2. What potential standards are practical to develop to help simplify these processes?
“Collaboration from early clinical stages through to commercial is key. If we can extend this mindset across the industry, we’d see results.”
Having robust internal standards for best practices in logistics is where many organisations start. Leading to the ability to have consistent and reliable shipping, the definition of these standards is incredibly important.
Cryoport, which are producing a plug-n-play approach that can integrate with other platforms, are working towards this end. Drawing on their own experience to define a robust logistics process that is defined by internal SOPs. This approach serves as a guiding example that can stimulate discussion on what best practice is for defining those standards.
Collaboration from early clinical stages through to commercial is key. If we can extend this mindset across the industry, we’d see results.
3. Is it practical to develop a common IT platform? If so, what are the hurdles to creating it?
“Right now, companies are capturing the same data differently. We need to standardise.”
The IT perspective is also critical. Is it practical to have a common IT platform to pursue standardisation through? In the opinion of the group, differing scales and budgets of businesses make this otherwise feasible concept difficult. Operations are at different points in their own product development and maturity, compounding the complexity of the issue further.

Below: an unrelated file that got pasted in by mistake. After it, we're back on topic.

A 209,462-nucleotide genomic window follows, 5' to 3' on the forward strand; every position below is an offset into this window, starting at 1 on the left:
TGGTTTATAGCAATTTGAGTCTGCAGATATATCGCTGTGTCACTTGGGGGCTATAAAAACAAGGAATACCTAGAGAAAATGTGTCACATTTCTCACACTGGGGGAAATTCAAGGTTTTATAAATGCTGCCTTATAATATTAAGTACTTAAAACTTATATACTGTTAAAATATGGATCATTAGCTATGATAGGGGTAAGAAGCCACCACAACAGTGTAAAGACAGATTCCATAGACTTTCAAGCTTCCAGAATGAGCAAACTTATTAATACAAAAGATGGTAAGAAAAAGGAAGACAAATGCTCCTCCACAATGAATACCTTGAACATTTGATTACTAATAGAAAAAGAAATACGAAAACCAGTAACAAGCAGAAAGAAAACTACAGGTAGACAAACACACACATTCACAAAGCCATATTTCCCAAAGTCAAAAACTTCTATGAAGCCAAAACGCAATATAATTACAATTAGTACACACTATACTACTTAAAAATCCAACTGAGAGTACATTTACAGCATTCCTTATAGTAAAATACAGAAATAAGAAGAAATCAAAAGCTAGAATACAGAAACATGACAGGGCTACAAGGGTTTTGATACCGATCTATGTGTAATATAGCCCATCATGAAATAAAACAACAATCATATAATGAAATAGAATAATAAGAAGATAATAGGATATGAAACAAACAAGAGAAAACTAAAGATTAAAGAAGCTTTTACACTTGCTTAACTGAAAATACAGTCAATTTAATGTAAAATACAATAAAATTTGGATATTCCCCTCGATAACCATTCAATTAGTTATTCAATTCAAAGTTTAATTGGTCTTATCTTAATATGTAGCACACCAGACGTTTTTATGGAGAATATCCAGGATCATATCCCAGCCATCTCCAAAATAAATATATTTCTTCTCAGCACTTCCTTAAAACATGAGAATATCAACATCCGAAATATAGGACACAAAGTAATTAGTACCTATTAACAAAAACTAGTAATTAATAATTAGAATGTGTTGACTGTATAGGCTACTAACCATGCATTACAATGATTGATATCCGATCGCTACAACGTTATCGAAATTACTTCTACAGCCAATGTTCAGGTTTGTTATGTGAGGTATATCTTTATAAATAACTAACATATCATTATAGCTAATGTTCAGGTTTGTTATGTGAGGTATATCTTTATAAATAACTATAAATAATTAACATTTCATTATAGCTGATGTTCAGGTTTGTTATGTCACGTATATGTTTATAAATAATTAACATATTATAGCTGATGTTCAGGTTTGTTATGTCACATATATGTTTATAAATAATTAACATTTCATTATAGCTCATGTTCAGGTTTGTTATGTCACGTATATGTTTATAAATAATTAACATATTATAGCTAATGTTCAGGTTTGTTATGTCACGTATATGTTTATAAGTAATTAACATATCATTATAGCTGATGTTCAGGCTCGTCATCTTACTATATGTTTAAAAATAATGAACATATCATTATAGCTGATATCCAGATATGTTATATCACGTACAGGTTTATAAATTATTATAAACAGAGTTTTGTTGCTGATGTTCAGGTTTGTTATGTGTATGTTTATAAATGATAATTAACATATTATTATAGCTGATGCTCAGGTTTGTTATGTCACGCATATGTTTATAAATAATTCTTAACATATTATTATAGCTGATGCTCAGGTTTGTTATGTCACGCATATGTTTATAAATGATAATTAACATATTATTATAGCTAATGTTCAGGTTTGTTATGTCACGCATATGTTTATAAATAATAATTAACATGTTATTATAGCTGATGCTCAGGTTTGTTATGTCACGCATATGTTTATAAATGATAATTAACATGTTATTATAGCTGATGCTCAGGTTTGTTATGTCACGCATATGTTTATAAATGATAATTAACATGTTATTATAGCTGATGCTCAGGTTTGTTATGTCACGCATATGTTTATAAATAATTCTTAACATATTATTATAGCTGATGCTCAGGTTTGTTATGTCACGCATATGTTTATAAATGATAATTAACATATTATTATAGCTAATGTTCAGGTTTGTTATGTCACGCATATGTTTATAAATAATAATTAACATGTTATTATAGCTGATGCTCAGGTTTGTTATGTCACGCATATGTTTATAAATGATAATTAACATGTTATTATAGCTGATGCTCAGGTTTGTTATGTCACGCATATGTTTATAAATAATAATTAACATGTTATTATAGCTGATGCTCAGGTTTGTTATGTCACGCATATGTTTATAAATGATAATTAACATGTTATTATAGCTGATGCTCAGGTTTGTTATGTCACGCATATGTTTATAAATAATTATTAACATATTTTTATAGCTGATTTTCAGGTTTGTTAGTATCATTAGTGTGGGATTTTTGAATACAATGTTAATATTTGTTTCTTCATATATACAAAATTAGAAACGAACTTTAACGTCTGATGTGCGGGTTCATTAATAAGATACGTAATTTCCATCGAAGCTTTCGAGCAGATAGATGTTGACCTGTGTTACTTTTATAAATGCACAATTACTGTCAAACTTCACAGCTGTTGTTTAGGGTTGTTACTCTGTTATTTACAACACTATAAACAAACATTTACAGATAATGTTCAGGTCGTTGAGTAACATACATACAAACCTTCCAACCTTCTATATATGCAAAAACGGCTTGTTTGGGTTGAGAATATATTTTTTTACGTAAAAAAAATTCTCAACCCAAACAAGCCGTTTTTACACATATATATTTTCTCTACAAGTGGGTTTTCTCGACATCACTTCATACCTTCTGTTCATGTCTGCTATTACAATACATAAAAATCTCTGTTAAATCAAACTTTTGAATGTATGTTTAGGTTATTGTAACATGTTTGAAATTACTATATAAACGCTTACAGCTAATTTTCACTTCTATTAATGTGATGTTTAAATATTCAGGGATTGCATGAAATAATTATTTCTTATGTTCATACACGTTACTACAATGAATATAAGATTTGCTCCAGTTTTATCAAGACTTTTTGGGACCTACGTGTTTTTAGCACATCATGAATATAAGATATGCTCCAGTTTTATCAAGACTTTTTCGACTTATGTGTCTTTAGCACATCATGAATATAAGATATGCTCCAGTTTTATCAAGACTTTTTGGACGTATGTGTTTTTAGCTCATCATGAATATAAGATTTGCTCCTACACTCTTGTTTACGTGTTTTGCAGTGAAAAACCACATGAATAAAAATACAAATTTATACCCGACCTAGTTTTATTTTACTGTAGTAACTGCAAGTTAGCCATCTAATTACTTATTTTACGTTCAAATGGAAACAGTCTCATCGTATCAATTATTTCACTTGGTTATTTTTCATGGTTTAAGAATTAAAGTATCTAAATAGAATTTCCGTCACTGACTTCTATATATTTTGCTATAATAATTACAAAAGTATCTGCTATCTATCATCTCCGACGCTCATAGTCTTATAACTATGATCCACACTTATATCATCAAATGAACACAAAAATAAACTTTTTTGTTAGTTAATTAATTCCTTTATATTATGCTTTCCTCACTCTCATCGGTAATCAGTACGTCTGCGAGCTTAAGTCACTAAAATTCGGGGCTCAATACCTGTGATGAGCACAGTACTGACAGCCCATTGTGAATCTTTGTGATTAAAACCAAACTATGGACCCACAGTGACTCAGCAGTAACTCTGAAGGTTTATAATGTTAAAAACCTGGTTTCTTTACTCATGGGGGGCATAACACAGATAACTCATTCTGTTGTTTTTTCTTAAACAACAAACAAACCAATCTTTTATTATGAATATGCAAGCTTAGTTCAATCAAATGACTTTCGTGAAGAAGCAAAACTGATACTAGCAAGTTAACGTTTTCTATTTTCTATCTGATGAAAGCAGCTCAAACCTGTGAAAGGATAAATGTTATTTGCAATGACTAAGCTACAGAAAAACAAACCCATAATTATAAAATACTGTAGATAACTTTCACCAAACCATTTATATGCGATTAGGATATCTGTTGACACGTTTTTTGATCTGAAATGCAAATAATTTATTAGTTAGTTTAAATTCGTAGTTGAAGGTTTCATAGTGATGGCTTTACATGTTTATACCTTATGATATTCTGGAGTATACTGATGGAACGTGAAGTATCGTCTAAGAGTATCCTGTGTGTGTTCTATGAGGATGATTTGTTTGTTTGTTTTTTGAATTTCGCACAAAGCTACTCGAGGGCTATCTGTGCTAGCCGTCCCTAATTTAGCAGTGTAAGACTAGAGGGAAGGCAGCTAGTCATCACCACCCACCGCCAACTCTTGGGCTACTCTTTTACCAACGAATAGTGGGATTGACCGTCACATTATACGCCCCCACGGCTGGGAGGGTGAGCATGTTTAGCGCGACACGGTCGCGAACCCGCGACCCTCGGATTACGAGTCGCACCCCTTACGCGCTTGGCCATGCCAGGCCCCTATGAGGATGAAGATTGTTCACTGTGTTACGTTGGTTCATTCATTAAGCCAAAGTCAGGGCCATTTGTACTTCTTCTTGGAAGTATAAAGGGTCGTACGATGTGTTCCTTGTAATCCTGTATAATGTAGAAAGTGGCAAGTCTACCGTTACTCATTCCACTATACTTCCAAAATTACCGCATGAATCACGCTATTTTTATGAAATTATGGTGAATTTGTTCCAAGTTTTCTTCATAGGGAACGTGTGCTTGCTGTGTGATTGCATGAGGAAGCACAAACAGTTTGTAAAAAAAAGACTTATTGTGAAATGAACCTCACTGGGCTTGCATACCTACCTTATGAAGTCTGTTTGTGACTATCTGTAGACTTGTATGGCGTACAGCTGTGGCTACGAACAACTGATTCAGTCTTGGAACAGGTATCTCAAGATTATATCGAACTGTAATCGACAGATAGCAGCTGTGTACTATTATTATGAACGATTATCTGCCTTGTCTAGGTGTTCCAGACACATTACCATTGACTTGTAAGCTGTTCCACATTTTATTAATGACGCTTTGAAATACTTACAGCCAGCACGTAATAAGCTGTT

Different perspectives also have different needs. Therapy manufacturers want the same systems, while other specialists may want different systems for isolation, modification, and expansion. In the molecule space, many companies have adopted the approach of finding common platforms or communication utilities to send data to DeltaV or Rockwell.
Would an approach similar to this, such as via common APIs, be more practical in the space? If so, the group noted the importance of defining common and critical data to be collected; if this can be done, the API can be easily constructed. Right now, companies are capturing the same data differently. We need to standardise.
The possibility of requiring the sharing of data at certain stages of clinical trials was discussed. The group concluded this was an advanced concept that would prove difficult from a regulatory perspective and for smaller businesses that are limited in budget and partnership options.
4. What issues would require regulatory guidance that standards cannot address?
“Narrowing our focus to the automation of the connectivity of data is pragmatic.”
The manufacturing process is likely too much to take on at this stage. Effort is ongoing into the space to automate and standardise, but progress is limited by the unique nature of each therapy. Narrowing our focus to the automation of the connectivity of data is pragmatic. Progress such as from DeltaV and Rockwell is making strides in this area.
The amount of data in this regard is a further challenge. With patient records entering hundreds of pages, streaming data for enhanced connectivity could overload the capabilities of companies in the space – particularly if they are smaller in scale and budget. The presentation of data, not just the amount, is also key to solving this issue.
This session was moderated by:
This session was hosted in partnership with AmerisourceBergen on Tuesday 14th September 2021.